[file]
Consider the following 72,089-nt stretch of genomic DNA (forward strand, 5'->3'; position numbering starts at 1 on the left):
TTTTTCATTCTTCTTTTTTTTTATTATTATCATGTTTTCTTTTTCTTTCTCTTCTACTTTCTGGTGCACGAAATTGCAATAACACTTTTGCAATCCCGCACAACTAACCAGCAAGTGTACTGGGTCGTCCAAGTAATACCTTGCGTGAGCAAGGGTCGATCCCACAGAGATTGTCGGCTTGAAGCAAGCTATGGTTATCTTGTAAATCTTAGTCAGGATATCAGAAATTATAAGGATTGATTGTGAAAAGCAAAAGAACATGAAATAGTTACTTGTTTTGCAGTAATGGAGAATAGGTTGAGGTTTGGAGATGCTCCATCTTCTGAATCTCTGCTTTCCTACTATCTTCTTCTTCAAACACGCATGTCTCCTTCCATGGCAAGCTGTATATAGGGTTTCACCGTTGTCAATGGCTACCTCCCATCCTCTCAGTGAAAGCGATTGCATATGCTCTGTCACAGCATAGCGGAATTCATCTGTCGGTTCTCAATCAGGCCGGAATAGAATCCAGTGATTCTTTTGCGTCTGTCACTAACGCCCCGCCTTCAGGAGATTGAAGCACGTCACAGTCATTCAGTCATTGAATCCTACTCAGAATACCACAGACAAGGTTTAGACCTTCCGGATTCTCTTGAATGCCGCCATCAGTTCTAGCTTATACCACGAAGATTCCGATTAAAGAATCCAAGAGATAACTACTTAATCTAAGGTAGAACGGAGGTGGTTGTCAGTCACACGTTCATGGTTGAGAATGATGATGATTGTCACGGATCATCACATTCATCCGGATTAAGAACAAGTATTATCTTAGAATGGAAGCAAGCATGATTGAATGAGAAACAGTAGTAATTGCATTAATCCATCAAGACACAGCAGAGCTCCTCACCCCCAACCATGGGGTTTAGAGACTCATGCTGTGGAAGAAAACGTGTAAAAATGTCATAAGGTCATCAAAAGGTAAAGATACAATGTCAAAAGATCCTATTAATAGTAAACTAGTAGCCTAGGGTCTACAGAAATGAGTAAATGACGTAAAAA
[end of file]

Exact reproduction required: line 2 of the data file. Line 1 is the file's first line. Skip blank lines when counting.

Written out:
TTTTTCATTCTTCTTTTTTTTTATTATTATCATGTTTTCTTTTTCTTTCTCTTCTACTTTCTGGTGCACGAAATTGCAATAACACTTTTGCAATCCCGCACAACTAACCAGCAAGTGTACTGGGTCGTCCAAGTAATACCTTGCGTGAGCAAGGGTCGATCCCACAGAGATTGTCGGCTTGAAGCAAGCTATGGTTATCTTGTAAATCTTAGTCAGGATATCAGAAATTATAAGGATTGATTGTGAAAAGCAAAAGAACATGAAATAGTTACTTGTTTTGCAGTAATGGAGAATAGGTTGAGGTTTGGAGATGCTCCATCTTCTGAATCTCTGCTTTCCTACTATCTTCTTCTTCAAACACGCATGTCTCCTTCCATGGCAAGCTGTATATAGGGTTTCACCGTTGTCAATGGCTACCTCCCATCCTCTCAGTGAAAGCGATTGCATATGCTCTGTCACAGCATAGCGGAATTCATCTGTCGGTTCTCAATCAGGCCGGAATAGAATCCAGTGATTCTTTTGCGTCTGTCACTAACGCCCCGCCTTCAGGAGATTGAAGCACGTCACAGTCATTCAGTCATTGAATCCTACTCAGAATACCACAGACAAGGTTTAGACCTTCCGGATTCTCTTGAATGCCGCCATCAGTTCTAGCTTATACCACGAAGATTCCGATTAAAGAATCCAAGAGATAACTACTTAATCTAAGGTAGAACGGAGGTGGTTGTCAGTCACACGTTCATGGTTGAGAATGATGATGATTGTCACGGATCATCACATTCATCCGGATTAAGAACAAGTATTATCTTAGAATGGAAGCAAGCATGATTGAATGAGAAACAGTAGTAATTGCATTAATCCATCAAGACACAGCAGAGCTCCTCACCCCCAACCATGGGGTTTAGAGACTCATGCTGTGGAAGAAAACGTGTAAAAATGTCATAAGGTCATCAAAAGGTAAAGATACAATGTCAAAAGATCCTATTAATAGTAAACTAGTAGCCTAGGGTCTACAGAAATGAGTAAATGACGTAAAAA